Borrowing the legacy of the sparkling white wine bubble girls that wish the world well at the beginning of every year, Mexico has become one of Spanish cava’s new hot spots. Although a relatively recent addition to the country’s export portfolio, companies such as Freixenet are popping the cork of the industry. In fact, European-style winemaking dates back to the 16th century in Mexico, when Spanish settlers realized that European vines thrived in the soil of Querétaro. The sector has been undergoing a revival since the 1980s, sparked by increased competition from foreign investors. Although Mexico is home to a traditionally tequila and beer consumer base, 1.15 million liters of wine was exported from the country in 2011, according to Global Trade Atlas. Known for a climate and soil that is conducive to the cultivation of grapes, the state of Baja California supplied 90% of the fruit for a variety of wines for both export and domestic consumption. In combination with an increasing amount of wine tourism, festivals, and international recognition, viticulture is adding a splash of sophistication to the Mexican economy. In addition to Baja California, the Coahuila, Querétaro, and Zacatecas regions of Mexico are famous for producing wine, with 27,683 hectares dedicated to growing grapes. According to legend, Hernán Cortés ordered the establishment of vineyards after his soldiers quickly depleted wine supplies following the vanquishing of the Aztec Empire. It wasn’t until the late 19th and early 20th centuries, however, that a revival took place. By 2011, wine consumption per capita was approaching 0.6 liters. Although a far cry from the 40 liters per capita consumed in Spain, demand for wine has steadily increased over the past 30 years, and 80 wine producers have contributed to a 40% increase in production over the past five years.
The Mexican Wine Council predicts that demand for wine will double by 2015. Founded in 1948, the council’s mission is to promote the development of grape cultivation, represent the needs of the industry, and defend the interests of its members. Moreover, the council seeks to market grape production and encourage research and innovation in the field. Meanwhile, a number of wine tastings, vineyard tours, and festivals have sprung up around the country, drawing over 30,000 attendees in 2011 seeking to learn about the artistic and traditional components of the winemaking process. The Baja California area is being promoted heavily for wine tourism via the ruta del vino initiative, which connects over 50 wineries with the port of Ensenada, the US border, and the annual Vendimia Harvest Festival. Other major wine tourism events include the Vintage Festival in the Valley of Guadalupe, which hosts wine tastings from over 30 vineyards around the country, and this year’s first-annual Riviera Maya Wine and Food Festival in March 2012, which attracted both international and domestic wine makers.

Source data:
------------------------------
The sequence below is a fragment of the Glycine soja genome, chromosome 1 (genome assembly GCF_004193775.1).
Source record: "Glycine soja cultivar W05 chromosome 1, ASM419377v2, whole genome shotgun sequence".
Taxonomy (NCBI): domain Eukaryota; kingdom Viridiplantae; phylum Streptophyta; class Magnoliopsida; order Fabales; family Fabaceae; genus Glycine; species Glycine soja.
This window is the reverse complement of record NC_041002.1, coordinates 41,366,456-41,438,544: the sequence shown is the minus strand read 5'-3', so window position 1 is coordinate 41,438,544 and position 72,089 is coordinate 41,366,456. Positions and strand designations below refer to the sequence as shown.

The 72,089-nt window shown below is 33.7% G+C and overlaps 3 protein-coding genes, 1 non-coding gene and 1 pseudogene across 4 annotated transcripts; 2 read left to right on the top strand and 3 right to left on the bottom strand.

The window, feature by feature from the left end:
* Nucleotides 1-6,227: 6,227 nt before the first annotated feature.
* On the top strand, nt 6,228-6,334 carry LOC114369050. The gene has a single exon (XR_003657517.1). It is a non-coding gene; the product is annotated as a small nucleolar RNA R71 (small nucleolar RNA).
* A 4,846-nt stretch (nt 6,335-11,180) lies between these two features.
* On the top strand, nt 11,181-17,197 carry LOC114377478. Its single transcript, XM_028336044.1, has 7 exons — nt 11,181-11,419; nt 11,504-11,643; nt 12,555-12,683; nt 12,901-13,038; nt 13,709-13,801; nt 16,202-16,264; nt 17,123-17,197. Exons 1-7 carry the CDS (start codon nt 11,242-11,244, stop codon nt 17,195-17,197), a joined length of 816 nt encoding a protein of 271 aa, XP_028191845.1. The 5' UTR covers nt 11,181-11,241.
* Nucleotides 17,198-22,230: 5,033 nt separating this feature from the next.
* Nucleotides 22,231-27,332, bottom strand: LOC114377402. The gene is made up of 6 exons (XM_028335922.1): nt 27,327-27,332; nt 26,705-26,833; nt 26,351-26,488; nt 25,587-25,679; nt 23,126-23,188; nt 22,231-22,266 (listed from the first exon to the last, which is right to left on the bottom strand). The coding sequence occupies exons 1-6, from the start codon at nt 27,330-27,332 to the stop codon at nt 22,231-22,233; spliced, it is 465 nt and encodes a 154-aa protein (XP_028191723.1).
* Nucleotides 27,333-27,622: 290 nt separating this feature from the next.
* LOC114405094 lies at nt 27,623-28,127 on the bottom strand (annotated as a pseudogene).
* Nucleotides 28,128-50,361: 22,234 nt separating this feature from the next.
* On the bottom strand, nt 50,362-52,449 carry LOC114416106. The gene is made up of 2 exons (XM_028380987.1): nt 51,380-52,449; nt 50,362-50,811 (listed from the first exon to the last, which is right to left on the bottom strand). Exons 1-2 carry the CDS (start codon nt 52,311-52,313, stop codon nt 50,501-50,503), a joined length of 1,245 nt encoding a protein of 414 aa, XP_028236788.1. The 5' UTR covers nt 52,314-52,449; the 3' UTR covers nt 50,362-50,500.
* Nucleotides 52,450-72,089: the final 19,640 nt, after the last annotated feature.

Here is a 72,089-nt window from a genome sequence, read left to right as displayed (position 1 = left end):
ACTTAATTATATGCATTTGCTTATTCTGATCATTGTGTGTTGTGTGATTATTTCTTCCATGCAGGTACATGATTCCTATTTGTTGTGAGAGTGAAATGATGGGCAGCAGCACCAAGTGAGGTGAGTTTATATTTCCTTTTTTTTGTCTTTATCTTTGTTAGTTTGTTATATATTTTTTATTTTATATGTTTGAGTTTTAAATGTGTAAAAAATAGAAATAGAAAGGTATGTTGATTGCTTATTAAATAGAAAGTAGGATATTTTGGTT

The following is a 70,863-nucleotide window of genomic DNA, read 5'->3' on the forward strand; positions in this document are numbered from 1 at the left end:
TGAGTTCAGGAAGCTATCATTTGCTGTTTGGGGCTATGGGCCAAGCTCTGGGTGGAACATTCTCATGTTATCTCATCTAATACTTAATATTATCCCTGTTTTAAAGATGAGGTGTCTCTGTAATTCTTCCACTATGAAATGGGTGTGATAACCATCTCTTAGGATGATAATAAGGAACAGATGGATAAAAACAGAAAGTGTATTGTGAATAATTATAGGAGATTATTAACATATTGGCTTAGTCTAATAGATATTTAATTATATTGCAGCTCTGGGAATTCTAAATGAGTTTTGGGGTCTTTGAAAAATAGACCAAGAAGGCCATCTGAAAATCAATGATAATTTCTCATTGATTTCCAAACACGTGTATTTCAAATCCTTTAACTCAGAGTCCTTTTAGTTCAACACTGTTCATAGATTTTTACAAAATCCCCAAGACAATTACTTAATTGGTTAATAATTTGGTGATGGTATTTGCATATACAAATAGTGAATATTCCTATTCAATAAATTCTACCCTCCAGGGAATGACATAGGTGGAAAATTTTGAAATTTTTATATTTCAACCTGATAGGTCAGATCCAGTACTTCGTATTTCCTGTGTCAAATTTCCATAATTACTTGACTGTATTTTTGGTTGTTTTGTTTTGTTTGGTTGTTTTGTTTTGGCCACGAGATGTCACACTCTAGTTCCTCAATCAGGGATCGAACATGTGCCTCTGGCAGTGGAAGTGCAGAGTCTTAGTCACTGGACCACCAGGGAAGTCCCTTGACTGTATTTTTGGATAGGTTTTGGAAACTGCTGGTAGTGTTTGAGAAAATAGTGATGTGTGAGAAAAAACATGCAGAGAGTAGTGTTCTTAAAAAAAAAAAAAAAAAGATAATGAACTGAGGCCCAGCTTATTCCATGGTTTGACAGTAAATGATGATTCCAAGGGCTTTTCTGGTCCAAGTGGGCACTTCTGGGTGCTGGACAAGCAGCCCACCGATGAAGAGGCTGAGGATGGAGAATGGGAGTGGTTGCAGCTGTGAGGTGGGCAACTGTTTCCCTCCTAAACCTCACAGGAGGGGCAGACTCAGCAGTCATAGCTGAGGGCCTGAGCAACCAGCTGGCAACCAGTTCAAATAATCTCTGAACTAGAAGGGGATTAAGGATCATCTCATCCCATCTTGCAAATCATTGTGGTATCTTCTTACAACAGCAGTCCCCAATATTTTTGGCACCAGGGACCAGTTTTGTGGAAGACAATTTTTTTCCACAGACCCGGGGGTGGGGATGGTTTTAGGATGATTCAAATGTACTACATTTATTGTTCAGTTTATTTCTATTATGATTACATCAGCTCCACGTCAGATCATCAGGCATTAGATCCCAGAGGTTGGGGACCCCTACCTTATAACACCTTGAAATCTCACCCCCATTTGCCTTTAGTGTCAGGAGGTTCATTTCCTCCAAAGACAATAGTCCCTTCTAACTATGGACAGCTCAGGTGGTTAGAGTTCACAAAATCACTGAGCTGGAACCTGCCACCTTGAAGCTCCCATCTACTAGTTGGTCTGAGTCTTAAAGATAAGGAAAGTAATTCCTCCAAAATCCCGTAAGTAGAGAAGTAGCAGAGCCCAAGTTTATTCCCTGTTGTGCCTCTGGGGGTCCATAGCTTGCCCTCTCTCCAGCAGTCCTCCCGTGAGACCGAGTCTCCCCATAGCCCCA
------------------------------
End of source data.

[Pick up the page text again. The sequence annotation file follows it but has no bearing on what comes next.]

However, the wine industry still faces a host of challenges. The widespread distribution of domestic wines is hindered by increasing prices driven by the global market, fluctuating exchange rates, and the demand from retailers for financial support in promoting and stocking local products. This has also put a damper on the level of exports, as companies find difficulties in launching large-scale production and solving logistical issues. Although Mexican wine can compete with its counterparts in terms of quality, the volume of exported wine from Mexico—almost 1.15 million liters in 2011—is still well below that of Chile and Argentina. Despite setbacks in volume, Mexican wines have gone on to win a number of international awards, such as the Cabernet Sauvignon of L.A. Cetto, which won the silver medal in Michigan, in 2010, and the Casa Madero winery’s Chardonnay, which took the gold medal in Burgundy in 2007.
The export of the exquisite Spanish sparkling wine cava has also seen substantial success. One such winery, Cavas Freixenet de México, imports the majority of the production components from Spain in order to uphold the tradition of the process, including bottles, labels, and corks. This has prompted a trade partnership between other wineries across the globe. In an interview with TBY, Luis Tormo Jané, Director General of Freixenet, related that the company “produces wine and exports it to Japan, and wine produced in Spain is exported to Mexico or the US. We are trading products between our several wineries around the world in order for our brands to penetrate a variety of markets.” Although “Mexican consumers tend to prefer spirits and beer,” Jané added, “the wine market is showing an upward trend. Demand for wine increases as the income level of Mexico’s population rises. We are eager to meet future demand, and we are determined to enhance our understanding of wine production, as well as promote viticulture domestically.” With this in mind, the Mexican wine industry can expect to grow in popularity and value in the coming years.
© The Business Year